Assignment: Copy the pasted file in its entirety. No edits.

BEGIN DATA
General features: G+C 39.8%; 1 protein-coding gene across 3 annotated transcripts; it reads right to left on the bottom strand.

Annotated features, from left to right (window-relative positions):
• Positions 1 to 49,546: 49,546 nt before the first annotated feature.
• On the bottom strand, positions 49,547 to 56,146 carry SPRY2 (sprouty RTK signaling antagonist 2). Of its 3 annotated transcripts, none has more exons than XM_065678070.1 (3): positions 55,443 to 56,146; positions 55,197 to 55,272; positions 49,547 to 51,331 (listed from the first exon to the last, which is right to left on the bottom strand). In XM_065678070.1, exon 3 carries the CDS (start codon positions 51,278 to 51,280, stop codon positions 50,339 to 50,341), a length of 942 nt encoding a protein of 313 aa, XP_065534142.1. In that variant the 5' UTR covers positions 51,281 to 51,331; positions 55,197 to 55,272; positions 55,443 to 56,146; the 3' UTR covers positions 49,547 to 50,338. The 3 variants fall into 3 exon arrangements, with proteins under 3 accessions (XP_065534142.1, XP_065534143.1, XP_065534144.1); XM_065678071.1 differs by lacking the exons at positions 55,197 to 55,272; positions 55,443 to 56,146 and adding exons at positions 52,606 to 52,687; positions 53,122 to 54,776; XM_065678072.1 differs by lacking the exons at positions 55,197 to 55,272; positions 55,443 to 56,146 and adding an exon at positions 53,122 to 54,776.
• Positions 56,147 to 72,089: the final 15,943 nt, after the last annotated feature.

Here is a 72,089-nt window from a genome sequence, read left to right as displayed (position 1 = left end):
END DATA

General features: G+C 39.8%; 1 protein-coding gene across 3 annotated transcripts; it reads right to left on the bottom strand.

Annotated features, from left to right (window-relative positions):
• Positions 1 to 49,546: 49,546 nt before the first annotated feature.
• On the bottom strand, positions 49,547 to 56,146 carry SPRY2 (sprouty RTK signaling antagonist 2). Of its 3 annotated transcripts, none has more exons than XM_065678070.1 (3): positions 55,443 to 56,146; positions 55,197 to 55,272; positions 49,547 to 51,331 (listed from the first exon to the last, which is right to left on the bottom strand). In XM_065678070.1, exon 3 carries the CDS (start codon positions 51,278 to 51,280, stop codon positions 50,339 to 50,341), a length of 942 nt encoding a protein of 313 aa, XP_065534142.1. In that variant the 5' UTR covers positions 51,281 to 51,331; positions 55,197 to 55,272; positions 55,443 to 56,146; the 3' UTR covers positions 49,547 to 50,338. The 3 variants fall into 3 exon arrangements, with proteins under 3 accessions (XP_065534142.1, XP_065534143.1, XP_065534144.1); XM_065678071.1 differs by lacking the exons at positions 55,197 to 55,272; positions 55,443 to 56,146 and adding exons at positions 52,606 to 52,687; positions 53,122 to 54,776; XM_065678072.1 differs by lacking the exons at positions 55,197 to 55,272; positions 55,443 to 56,146 and adding an exon at positions 53,122 to 54,776.
• Positions 56,147 to 72,089: the final 15,943 nt, after the last annotated feature.

Here is a 72,089-nt window from a genome sequence, read left to right as displayed (position 1 = left end):